Bulletin

Tokelau supports Pacific regionís move to low-carbon future for transport sector

A new era for the Pacific’s transport sector was heralded after a regional meeting of officials from 18 countries and territories in Suva, Fiji last week.The event, coordinated by the Secretariat of the Pacific Community (SPC), examined issues that influence access to safe, secure and efficient transport systems. At the end, officials had identified a number of broad outcomes that included improved national governance, affordability, worker mobility, marine pollution prevention and low-carbon solutions.

Tokelau’s Director for Transport, Mr Asofa Fereti was one of the officials who pushed for changes in the sector, taking into account the increasing importance transport will play in how the region can better navigate its developmental agenda, commitments and strategic approach towards a sustainable future.

The meeting also provided Tokelau with the occasion to formally announce its decision to join the Central Pacific Shipping Commission.
The decision, according to Mr Fereti, supports the framework for Pacific regionalism in the belief that deeper regionalism will:
  • help increase socio-economic and development prospects,
  • expand market opportunities,
  •  improve service delivery and
  • contribute to security and good governance for Pacific people and for the region as a whole.

In the meeting proper, Mr Fereti sided with the majority of delegates who expressed the view that since transport cross-cuts all sectors, it will be a vital enabler for agriculture, health, education and trade. And that having a well-oiled Pacific transport sector will boost the region’s efforts and potential to achieve many of the 17 goals in the world’s Agenda2030 sustainable development framework.

Two of the key issues that emerged were maritime transport; and how to increase energy efficiency and reducing harmful emissions through a variety of means, such as fuel substitution with biofuel. 

The SPC’s Chief of Staff, Patricia Sachs-Cornish said, “Maritime transport in particular provides a lifeline, connecting Pacific people, and there’s a shared interest and commitment to have safest and most efficient and affordable services in place, including for remote island communities.”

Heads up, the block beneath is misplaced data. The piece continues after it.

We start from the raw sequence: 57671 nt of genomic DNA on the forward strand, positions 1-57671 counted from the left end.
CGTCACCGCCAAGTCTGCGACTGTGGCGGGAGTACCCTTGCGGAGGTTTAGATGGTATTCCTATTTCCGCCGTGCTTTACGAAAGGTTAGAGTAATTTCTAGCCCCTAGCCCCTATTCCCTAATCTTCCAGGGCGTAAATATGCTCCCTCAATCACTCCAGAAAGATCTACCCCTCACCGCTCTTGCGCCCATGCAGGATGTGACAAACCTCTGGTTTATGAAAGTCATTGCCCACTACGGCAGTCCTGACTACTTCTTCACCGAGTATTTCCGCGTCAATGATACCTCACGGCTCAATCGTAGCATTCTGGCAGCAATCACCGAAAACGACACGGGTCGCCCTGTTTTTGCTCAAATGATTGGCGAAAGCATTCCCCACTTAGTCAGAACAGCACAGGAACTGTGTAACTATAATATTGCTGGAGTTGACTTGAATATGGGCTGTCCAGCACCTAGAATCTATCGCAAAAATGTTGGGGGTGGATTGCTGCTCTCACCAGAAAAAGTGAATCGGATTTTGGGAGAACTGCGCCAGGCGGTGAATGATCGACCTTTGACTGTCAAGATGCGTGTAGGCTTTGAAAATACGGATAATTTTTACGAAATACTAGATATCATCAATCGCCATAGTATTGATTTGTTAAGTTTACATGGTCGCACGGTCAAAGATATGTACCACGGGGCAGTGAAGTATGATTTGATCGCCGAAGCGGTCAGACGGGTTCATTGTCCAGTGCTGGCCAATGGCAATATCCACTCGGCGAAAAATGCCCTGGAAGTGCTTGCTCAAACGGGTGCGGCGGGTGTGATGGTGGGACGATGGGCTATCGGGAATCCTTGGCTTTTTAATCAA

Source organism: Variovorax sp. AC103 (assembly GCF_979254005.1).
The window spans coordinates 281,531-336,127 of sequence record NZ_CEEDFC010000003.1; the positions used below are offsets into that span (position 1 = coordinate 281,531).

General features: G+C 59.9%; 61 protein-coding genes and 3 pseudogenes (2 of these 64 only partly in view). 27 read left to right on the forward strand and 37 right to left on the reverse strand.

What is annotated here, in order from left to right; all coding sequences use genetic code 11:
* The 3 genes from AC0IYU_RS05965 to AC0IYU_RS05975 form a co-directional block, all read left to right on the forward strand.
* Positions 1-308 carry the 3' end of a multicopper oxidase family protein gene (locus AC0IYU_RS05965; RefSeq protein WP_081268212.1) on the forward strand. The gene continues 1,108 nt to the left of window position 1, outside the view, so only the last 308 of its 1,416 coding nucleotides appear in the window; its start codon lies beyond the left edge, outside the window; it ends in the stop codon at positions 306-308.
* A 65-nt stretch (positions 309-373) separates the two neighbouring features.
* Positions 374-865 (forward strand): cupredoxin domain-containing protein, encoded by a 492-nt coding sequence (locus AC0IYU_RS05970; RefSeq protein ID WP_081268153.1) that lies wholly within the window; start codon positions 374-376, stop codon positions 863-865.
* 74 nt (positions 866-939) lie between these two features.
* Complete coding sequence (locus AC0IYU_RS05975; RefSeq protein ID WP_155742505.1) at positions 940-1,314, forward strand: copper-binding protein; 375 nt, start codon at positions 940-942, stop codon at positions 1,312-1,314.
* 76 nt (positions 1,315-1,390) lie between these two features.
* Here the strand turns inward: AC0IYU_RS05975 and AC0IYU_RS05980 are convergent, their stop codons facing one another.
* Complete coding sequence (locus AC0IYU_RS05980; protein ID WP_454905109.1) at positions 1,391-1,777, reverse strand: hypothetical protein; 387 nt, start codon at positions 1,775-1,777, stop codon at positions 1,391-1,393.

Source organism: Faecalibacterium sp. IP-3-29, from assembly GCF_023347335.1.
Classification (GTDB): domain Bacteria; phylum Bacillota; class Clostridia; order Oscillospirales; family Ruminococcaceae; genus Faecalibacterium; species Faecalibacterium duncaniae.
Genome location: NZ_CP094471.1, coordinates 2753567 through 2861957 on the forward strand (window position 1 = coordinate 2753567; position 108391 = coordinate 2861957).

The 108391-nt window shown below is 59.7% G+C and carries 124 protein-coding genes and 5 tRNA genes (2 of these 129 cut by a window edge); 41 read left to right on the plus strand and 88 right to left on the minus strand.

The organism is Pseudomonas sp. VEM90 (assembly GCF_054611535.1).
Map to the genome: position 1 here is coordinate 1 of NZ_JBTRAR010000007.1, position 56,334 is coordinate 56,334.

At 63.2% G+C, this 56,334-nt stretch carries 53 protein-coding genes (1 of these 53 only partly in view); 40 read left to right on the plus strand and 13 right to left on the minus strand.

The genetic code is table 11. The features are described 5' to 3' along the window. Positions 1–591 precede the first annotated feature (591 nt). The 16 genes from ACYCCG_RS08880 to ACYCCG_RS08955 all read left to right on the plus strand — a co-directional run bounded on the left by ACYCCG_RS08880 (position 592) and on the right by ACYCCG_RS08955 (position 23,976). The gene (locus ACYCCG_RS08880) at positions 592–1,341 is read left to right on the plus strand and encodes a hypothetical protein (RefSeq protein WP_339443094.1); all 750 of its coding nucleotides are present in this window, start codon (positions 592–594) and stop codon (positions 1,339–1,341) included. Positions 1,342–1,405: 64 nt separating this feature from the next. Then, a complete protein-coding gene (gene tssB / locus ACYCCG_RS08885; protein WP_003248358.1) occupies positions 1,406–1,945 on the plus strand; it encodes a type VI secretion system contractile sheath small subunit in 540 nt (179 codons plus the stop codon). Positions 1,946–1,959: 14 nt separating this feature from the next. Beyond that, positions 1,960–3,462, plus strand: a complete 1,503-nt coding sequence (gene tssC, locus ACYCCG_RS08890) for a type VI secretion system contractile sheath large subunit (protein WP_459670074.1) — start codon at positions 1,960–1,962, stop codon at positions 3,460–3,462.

For Tokelau, the statement is very true.

“Maritime transport is a very important topic because Tokelau’s only means of transportation is by sea. And secondly, natural marine resources are generally considered our greatest assets,” Mr Fereti said.

He added that was one of the main reasons he joined other countries and territories in supporting the regional Framework for Action on Transport Services (FATS) and the Framework for Action on Energy Security in the Pacific (FAESP).

“Those two frameworks were formulated in response to calls from Pacific Forum Leaders for improved coordination and delivery of safe, secure and competitive regional transport and energy services whilst ensuring energy efficiency and preventing marine pollution,” he said.

He also mentioned that together with other Pacific countries and territories, Tokelau has played an important role in achieving gas emission reduction from electricity generation.

“The establishment of the Solar Voltaic Grid system on each of our three atolls to generate electricity is a major achievement for Tokelau because it has reduced the demand for diesel generators to supply electricity.”

Due to the success of the Solar Voltaic project, where emission reduction from electricity generation is ahead of reductions in other Pacific islands, Tokelau could seriously look at low-carbon transport, Mr Fereti said.
“The other positive development is that savings through the solar project have enabled us to redirect resources to other sectors such as education and climate adaptation projects like sea walls in our villages where sea level rise is a major challenge.”

The outcomes from the Fiji meeting – improved national governance, affordability, worker mobility, marine pollution prevention and low-carbon solutions – are important beacons that over the next 12 months will provide intel and input to the agenda of the Pacific Regional Transport Ministers’ meeting scheduled for 2017.  

For further information contact:
Mr Asofa Fereti, Director of Transport and Support Services
Office of the Council for the Ongoing Government of Tokelau, Apia, Samoa
Email: asofa.fereti@tokelau.org.nz, phone +685 7774464